EOS announced a new, large metal 3D printer, the EOS M 300-4.
EOS is well-known for their popular LPBF systems, and in particular the large metal M-series units. The latest entry in that series is the new EOS M 300-4.
As is customary with EOS, it’s possible to learn a little bit about the machine from its name. The “M” indicates it’s a metal 3D printer, and the “300” hints at the machine’s build volume: 300 x 300 x 400 mm. This is quite generous and able to handle most moderately sized metal objects, or collections of smaller objects.
The “-4” refers to the number of lasers in the systems, which is four. Each laser brings 1kW of energy to the build chamber, and they operate in parallel to shorten print durations.
Four parallel lasers do not necessarily imply the machine is four times faster, but it’s close. EOS indicates the build capacity of the EOS M 300-4 is up to an amazing 555 cubic centimeters of material each hour, with layer sizes as small as 0.08mm. That’s equivalent to a solid metal cube over 80mm on each side.
The material choice for the machine is quite interesting, although only two are supported at launch.
One material is AlSi10Mg, a popular aluminum alloy used in aerospace and automotive industries for parts with thin walls and complex geometeries.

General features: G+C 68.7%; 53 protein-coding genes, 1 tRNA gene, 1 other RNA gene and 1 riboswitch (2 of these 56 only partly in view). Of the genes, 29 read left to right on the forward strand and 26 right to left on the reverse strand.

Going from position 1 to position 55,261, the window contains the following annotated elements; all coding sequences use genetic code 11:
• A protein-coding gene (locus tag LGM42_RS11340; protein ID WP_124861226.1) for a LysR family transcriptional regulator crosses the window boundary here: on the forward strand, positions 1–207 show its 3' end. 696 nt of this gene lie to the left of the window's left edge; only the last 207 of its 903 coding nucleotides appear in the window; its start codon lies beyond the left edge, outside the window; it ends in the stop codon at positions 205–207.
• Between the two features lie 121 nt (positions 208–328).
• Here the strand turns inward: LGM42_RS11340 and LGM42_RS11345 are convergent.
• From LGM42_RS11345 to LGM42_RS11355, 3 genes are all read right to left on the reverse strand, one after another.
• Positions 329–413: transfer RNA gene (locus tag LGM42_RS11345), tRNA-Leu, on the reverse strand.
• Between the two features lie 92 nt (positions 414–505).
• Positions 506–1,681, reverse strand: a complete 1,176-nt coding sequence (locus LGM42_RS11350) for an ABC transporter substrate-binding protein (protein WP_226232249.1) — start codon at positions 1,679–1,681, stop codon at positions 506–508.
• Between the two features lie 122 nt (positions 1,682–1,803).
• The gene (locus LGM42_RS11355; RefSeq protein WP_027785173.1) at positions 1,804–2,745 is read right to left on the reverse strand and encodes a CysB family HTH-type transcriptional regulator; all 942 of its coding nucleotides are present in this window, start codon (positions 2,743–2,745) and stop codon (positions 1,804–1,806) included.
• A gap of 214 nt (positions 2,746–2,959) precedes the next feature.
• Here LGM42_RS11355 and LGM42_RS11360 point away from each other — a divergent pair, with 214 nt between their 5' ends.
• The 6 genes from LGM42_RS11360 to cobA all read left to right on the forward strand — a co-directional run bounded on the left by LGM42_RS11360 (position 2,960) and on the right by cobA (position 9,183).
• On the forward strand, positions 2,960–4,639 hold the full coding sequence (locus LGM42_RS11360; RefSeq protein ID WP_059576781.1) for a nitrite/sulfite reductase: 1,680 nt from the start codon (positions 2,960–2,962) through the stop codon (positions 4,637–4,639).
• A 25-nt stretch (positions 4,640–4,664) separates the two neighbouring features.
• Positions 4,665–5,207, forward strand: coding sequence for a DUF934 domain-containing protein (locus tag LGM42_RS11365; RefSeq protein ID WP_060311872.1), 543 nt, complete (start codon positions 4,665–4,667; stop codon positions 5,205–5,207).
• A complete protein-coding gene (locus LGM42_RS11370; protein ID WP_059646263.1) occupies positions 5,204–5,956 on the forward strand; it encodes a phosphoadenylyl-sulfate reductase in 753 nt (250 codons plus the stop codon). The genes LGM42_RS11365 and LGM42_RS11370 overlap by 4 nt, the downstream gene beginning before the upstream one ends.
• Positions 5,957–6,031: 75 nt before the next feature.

The other material is copper! That and copper alloys.
Copper is quite an unusual material for a LPBF 3D printer as it is quite challenging to print. The copper material has two difficulties: it’s reflective, which can bounce energy around the build chamber in negative ways; and it’s thermally conductive, which allows heat to creep through the print.
For many years copper was a material that simply could not be printed easily on a LPBF device, but here it seems that EOS has designed the EOS M 300-4 to be able to handle the unusual properties of copper and copper alloys.
EOS explained the material choice will broaden in the future:
“At launch, the EOS M 300-4 1kW is ideal for applications in aviation, energy, government and defense; and mobility/transportation industries that leverage AlSi10Mg, copper and copper alloys. During 2024, the system material portfolio will be expanded according to customer demand.”
Pricing was not published for this machine, but EOS explained that it has the “best cost-per-volume” for the aluminum alloy on the market.
The machine is set to be shipped some time this coming February.